TABLE 2
Classification Organic Particles A Organic Particles B
Comp. 0.5 weight parts of 0.15 μm PMMA 0.5 weight parts of 0.1 μm PVDF
Example 1
Comp. 1.5 weight parts of 0.15 μm PMMA 1.5 weight parts of 0.1 μm PVDF
Example 2
Comp. 0.5 weight parts of 0.4 μm PMMA 0.5 weight parts of 0.4 μm PVDF
Example 3
Comp. 1.5 weight parts of 0.4 μm PMMA 1.5 weight parts of 0.4 μm PVDF
Example 4
Comp. 0.5 weight parts of 2.0 μm PMMA 0.5 weight parts of 2.0 μm PMMA
Example 5
Comp. 1.5 weight parts of 2.0 μm PMMA 1.5 weight parts of 2.0 μm PMMA
Example 6
Comp. 0.5 weight parts of 4.0 μm PTFE 0.5 weight parts of 4.0 μm PMMA
Example 7
Comp. 1.5 weight parts of 4.0 μm PTFE 1.5 weight parts of 4.0 μm PMMA
Example 8
Comp. 1.0 weight parts of 0.4 μm PVDF 0.05 weight parts of 0.1 μm PVDF
Example 9
Comp. 1.0 weight parts of 0.4 μm PVDF 2.0 weight parts of 0.1 μm PVDF
Example 10
Comp. 1.0 weight parts of 0.4 μm PMMA 0.05 weight parts of 0.1 μm PVDF
Example 11
Comp. 1.0 weight parts of 0.4 μm PMMA 2.0 weight parts of 0.1 μm PVDF
Example 12
Comp. 1.0 weight parts of 2.0 μm PTFE 0.05 weight parts of 0.1 μm PVDF
Example 13
Comp. 1.0 weight parts of 2.0 μm PMMA 2.0 weight parts of 0.1 μm PVDF
Example 14
Comp. 1.0 weight parts of 4.0 μm PMMA 0.5 weight parts of 0.1 μm PVDF
Example 15
Comp. 1.0 weight parts of 4.0 μm PTFE 0.5 weight parts of 0.1 μm PVDF
Example 16
Comp. 1.0 weight parts of 0.4 μm PVDF 0.05 weight parts of 0.15 μm PMMA
Example 17
Comp. 1.0 weight parts of 0.4 μm PVDF 2.0 weight parts of 0.15 μm PMMA
Example 18
Comp. 1.0 weight parts of 0.4 μm PMMA 0.05 weight parts of 0.15 μm PMMA
Example 19
Comp. 1.0 weight parts of 0.4 μm PMMA 2.0 weight parts of 0.15 μm PMMA
Example 20
Comp. 1.0 weight parts of 2.0 μm PTFE 0.05 weight parts of 0.15 μm PMMA
Example 21
Comp. 1.0 weight parts of 2.0 μm PMMA 2.0 weight parts of 0.15 μm PMMA
Example 22
Comp. 1.0 weight parts of 4.0 μm PMMA 0.5 weight parts of 0.15 μm PMMA
Example 23
Comp. 1.0 weight parts of 4.0 μm PTFE 0.5 weight parts of 0.15 μm PMMA
Example 24
Comp. 0.05 weight parts of 0.4 μm PVDF 0.5 weight parts of 0.1 μm PVDF
Example 25
Comp. 2.0 weight parts of 0.4 μm PVDF 0.5 weight parts of 0.1 μm PVDF
Example 26
Comp. 0.05 weight parts of 0.4 μm PMMA 0.5 weight parts of 0.1 μm PVDF
Example 27
Comp. 2.0 weight parts of 0.4 μm PMMA 0.5 weight parts of 0.1 μm PVDF
Example 28
Comp. 0.05 weight parts of 2.0 μm PTFE 0.5 weight parts of 0.1 μm PVDF
Example 29
Comp. 2.0 weight parts of 2.0 μm PTFE 0.5 weight parts of 0.1 μm PVDF
Example 30
Comp. 0.05 weight parts of 2.0 μm PMMA 0.5 weight parts of 0.1 μm PVDF
Example 31
Comp. 2.0 weight parts of 2.0 μm PMMA 0.5 weight parts of 0.1 μm PVDF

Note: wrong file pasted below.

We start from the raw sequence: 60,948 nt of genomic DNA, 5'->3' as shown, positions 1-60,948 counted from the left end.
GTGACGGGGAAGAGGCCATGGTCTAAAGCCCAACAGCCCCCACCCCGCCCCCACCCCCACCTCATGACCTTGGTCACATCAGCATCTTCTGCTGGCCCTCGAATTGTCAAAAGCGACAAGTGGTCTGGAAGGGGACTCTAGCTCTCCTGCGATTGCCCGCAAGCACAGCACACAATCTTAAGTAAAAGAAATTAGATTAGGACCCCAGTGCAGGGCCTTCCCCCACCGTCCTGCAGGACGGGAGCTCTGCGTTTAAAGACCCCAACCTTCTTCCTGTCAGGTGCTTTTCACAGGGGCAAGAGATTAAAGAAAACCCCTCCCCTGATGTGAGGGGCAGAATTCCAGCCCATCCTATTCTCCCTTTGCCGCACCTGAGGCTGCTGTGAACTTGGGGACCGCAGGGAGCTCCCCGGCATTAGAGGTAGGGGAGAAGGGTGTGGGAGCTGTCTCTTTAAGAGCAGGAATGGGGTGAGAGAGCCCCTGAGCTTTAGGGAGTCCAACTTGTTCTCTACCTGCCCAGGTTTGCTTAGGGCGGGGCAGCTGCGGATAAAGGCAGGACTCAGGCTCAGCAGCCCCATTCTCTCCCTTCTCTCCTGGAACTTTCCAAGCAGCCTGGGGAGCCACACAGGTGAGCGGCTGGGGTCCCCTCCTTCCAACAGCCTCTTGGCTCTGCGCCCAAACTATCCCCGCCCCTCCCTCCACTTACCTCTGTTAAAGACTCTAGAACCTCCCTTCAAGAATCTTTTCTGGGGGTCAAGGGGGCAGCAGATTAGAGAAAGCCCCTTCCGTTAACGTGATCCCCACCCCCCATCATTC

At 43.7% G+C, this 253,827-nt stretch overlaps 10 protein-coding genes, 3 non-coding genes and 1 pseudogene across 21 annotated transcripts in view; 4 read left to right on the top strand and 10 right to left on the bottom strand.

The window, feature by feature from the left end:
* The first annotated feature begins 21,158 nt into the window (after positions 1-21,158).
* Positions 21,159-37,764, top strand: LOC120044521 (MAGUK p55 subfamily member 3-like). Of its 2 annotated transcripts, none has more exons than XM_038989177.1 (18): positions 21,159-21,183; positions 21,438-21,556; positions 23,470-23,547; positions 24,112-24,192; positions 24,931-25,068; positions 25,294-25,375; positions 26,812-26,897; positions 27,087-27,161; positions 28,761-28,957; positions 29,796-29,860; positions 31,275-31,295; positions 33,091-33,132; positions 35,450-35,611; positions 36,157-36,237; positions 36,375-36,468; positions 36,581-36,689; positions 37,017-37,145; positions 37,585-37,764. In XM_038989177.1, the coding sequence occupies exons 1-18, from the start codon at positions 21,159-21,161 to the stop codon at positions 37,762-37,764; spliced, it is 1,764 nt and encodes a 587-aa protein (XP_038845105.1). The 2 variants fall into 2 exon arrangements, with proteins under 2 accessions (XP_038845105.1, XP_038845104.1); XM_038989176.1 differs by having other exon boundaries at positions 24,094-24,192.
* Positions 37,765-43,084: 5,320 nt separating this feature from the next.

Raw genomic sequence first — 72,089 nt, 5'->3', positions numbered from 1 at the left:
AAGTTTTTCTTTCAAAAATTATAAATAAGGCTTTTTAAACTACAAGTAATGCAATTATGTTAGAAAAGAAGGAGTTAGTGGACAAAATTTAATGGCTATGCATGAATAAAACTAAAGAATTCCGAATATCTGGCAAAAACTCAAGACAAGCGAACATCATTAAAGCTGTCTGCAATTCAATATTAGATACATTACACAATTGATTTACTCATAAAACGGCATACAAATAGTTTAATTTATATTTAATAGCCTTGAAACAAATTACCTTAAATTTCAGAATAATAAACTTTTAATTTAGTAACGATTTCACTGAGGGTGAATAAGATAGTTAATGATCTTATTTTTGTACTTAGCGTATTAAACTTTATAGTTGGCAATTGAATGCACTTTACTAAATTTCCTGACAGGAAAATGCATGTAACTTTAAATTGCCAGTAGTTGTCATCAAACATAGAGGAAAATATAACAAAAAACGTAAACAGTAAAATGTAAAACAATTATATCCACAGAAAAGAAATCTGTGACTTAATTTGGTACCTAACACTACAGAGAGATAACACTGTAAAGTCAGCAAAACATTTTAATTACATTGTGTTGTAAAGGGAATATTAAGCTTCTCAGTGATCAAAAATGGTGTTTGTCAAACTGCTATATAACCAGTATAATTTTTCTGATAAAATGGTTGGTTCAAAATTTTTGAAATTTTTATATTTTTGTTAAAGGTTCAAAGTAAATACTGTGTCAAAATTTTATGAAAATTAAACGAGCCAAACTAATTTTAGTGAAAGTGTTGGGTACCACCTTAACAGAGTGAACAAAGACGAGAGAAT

Example 32
Comp. 0.05 weight parts of 0.4 μm PVDF 0.5 weight parts of 0.15 μm PMMA
Example 33
Comp. 2.0 weight parts of 0.4 μm PVDF 0.5 weight parts of 0.15 μm PMMA
Example 34
Comp. 0.05 weight parts of 0.4 μm PMMA 0.5 weight parts of 0.15 μm PMMA
Example 35
Comp. 2.0 weight parts of 0.4 μm PMMA 0.5 weight parts of 0.15 μm PMMA
Example 36
Comp. 0.05 weight parts of 2.0 μm PTFE 0.5 weight parts of 0.15 μm PMMA
Example 37
Comp. 2.0 weight parts of 2.0 μm PTFE 0.5 weight parts of 0.15 μm PMMA
Example 38
Comp. 0.05 weight parts of 2.0 μm PMMA 0.5 weight parts of 0.15 μm PMMA
Example 39
Comp. 0.05 weight parts of 4.0 μm PMMA 0.05 weight parts of 0.1 μm PVDF
Example 40
Comp. 0.05 weight parts of 4.0 μm PTFE 0.05 weight parts of 0.1 μm PVDF
Example 41
Comp. 2.0 weight parts of 4.0 μm PMMA 0.05 weight parts of 0.1 μm PVDF
Example 42
Comp. 2.0 weight parts of 4.0 μm PTFE 0.05 weight parts of 0.1 μm PVDF
Example 43

Test Example 1

Non-magnetic monocomponent color toners prepared in Examples 1 to 39 and Comparative Examples 1 to 43 were used to print 5000 sheets of paper with a non-magnetic monocomponent development printer (HP4500; Hewlett-Packard Company) under the condition of normal temperature and humidity (20° C., 55% RH). Image density, transfer efficiency, and long-term stability were determined as follows. The result is shown in Table 3.

a) Image density (I.D)—Density of solid area image was determined with a Macbeth densitiometer RD918.

A: image density=1.4 or higher

B: image density=1.3 or higher

C: image density=1.2 or lower

D: image density=1.0 or lower

b) Transfer efficiency: For the printed 5000 sheets of paper, number of wasted sheets was subtracted from total number of sheets. Then, percentage of toner transferred to paper was calculated.

A: transfer efficiency=80% or higher

B: transfer efficiency=70 to 80%

C: transfer efficiency=60 to 70%

D: transfer efficiency=50 to 60%

c) Long-term stability: Image density (I.D.) and transfer efficiency were checked after printing 5,000 sheets.

A: I.D.=1.4 or higher; transfer efficiency=75% or higher